In this support proceeding brought pursuant to Family Court Act article 4 , the Appellate Division, Second Judicial Department, in accordance with M&H’s arguments on appeal, affirmed the lower court’s order denying the mother’s request for support arrears and reimbursement for college expenses from the father. The Court held that the mother had failed to rebut both the presumption that the money paid by the father for college expenses was marital property and the father’s testimony that he had made additional payments in satisfaction of the arrears due and owing.
|Matter of McNair v Fenyn|
|2017 NY Slip Op 02655|
|Decided on April 5, 2017|
|Appellate Division, Second Department|
|Published by New York State Law Reporting Bureau pursuant to Judiciary Law § 431.|
|This opinion is uncorrected and subject to revision before publication in the Official Reports.|
Decided on April 5, 2017 SUPREME COURT OF THE STATE OF NEW YORK Appellate Division, Second Judicial Department
WILLIAM F. MASTRO, J.P.
SANDRA L. SGROI
JOSEPH J. MALTESE
COLLEEN D. DUFFY, JJ.
(Index No. F-02862-10)
|[*1]In the Matter of Tracy McNair, appellant,
Daniel J. Fenyn, respondent.
Peter F. Wojnar, Tarrytown, NY, for appellant.
Stephen I. Silberfein, P.C. (Mischel & Horn, P.C., New York, NY [Scott T. Horn], of counsel), for respondent.
DECISION & ORDER
Appeal by the mother from an order of the Family Court, Westchester County (Gail B. Rice, J.), dated January 22, 2016. The order, insofar as appealed from, denied the mother’s objections to so much of an order of the same court (Esther R. Furman, S.M.) dated July 24, 2014, as, after a hearing, denied those branches of her petition which were to recover from the father child support arrears and to be reimbursed by the father for college expenses paid by her.
ORDERED that the order dated January 22, 2016, is affirmed insofar as appealed from, with costs.
In this support proceeding pursuant to Family Court Act article 4, the mother sought reimbursement for the father’s share of college expenses she paid for the parties’ two children pursuant to the parties’ separation agreement. The expenses were paid by the mother from the children’s 529 college savings accounts (see 26 USC § 529; hereinafter 529 accounts), to which the father regularly contributed. The mother contends that the father’s contributions actually constituted his repayment of a loan she made to him from an inheritance from her father, and thus constituted her separate property. The mother also sought child support arrears. The father denied that the funds loaned to him were the wife’s separate property, and instead contended that the funds he paid into the 529 accounts were in repayment of a loan of marital funds. He also contended that he paid all outstanding support arrears. The Support Magistrate credited the father’s testimony in this regard, and the Family Court denied the mother’s objections to the Support Magistrate’s order.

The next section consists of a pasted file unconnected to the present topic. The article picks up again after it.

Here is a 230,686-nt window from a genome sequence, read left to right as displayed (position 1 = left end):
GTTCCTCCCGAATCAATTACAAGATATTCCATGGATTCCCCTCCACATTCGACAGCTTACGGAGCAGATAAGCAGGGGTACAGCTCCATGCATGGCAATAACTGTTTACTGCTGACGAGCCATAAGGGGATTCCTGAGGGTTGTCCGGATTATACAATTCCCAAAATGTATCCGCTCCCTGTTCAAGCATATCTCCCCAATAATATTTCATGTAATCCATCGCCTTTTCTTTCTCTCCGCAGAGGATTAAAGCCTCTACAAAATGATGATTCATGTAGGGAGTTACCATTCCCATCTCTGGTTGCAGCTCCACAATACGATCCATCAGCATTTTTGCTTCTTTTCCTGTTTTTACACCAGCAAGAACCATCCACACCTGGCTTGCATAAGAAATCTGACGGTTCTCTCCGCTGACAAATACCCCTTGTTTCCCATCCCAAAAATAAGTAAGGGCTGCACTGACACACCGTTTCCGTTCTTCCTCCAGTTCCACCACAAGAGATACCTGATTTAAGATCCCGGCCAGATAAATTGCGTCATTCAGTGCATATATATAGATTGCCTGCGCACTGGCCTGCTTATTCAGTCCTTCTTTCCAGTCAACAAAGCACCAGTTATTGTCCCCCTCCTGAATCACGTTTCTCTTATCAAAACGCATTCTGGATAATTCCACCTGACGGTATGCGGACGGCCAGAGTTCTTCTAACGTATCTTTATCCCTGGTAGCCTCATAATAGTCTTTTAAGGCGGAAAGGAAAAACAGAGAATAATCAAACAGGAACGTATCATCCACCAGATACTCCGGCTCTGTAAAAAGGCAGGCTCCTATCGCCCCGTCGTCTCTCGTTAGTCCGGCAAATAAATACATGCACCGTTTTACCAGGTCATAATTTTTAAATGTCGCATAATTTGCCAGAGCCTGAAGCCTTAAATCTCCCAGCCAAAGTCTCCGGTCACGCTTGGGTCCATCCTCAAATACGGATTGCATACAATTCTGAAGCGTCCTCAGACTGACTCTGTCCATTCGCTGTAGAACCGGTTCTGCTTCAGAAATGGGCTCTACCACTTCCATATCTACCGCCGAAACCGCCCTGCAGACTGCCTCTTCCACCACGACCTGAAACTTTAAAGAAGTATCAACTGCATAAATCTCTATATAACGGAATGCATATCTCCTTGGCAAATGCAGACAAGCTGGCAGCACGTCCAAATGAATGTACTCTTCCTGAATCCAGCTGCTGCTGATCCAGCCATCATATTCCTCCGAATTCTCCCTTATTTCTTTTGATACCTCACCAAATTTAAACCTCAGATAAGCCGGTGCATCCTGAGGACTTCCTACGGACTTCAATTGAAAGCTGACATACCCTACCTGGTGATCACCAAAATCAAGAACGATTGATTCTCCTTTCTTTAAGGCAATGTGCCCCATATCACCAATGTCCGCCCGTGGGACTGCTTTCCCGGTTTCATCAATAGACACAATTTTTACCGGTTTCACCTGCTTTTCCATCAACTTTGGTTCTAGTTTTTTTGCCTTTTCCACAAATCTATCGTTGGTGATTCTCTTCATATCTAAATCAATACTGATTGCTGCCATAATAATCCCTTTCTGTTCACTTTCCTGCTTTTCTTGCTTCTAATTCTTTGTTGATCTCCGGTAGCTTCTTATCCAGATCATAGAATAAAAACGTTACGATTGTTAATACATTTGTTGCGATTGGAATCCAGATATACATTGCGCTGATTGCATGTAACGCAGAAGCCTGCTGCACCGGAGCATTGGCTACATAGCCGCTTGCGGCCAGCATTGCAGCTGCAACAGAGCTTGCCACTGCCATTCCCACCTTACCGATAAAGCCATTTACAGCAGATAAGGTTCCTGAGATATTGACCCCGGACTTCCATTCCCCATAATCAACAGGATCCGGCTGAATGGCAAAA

Contrary to the mother’s contention, the Family Court did not err in denying her objections to so much of the Support Magistrate’s order as denied her request for reimbursement of college expenses. Property acquired during the marriage is presumed to be marital property, and the party seeking to overcome this presumption bears the burden of proving that the property in dispute is separate property (see Rosenberg v Rosenberg, 145 AD3d 1052; Bernard v Bernard, 126 AD3d 658; Hymowitz v Hymowitz, 119 AD3d 736, 739). Marital property is to be viewed broadly, while separate property is to be viewed narrowly, and where a party fails to trace sources of money claimed to be separate property, a court may treat it as marital property (see Hymowitz v Hymowitz, 119 AD3d at 740; Spera v Spera, 71 AD3d 661, 664; Steinberg v Steinberg, 59 AD3d 702, 704). Here, the mother failed to establish that the money used to fund the 529 accounts for each child originated [*2]from an inheritance from her father, and thus constituted her separate property pursuant to Domestic Relations Law § 236(B)(1)(d)(1). There is no basis to disturb the court’s determination as to the parties’ credibility regarding the source of that money (see generally Patete v Rodriguez, 109 AD3d 595, 598; Tsigler v Kasymova, 73 AD3d 1159, 1160; Carniol v Carniol, 306 AD2d 366, 368). Similarly, the mother failed to establish that the subject money was described as separate property by written agreement pursuant to Domestic Relations Law § 236(B)(1)(d)(4).
Furthermore, the Family Court did not err in denying the mother’s objections to so much of the Support Magistrate’s order as denied her request for payment of child support arrears. The parties stipulated at the first hearing date as to payments that had been made on those arrears by the father. The father also testified at the second hearing date as to additional payments he had made since the first hearing date, which satisfied the arrears due and owing. The mother failed to rebut the father’s testimony as to those additional payments, and we find no basis to disturb the court’s determination as to the parties’ credibility with regard to this issue.
The mother’s remaining contentions are without merit.
MASTRO, J.P., SGROI, MALTESE and DUFFY, JJ., concur.
Clerk of the Court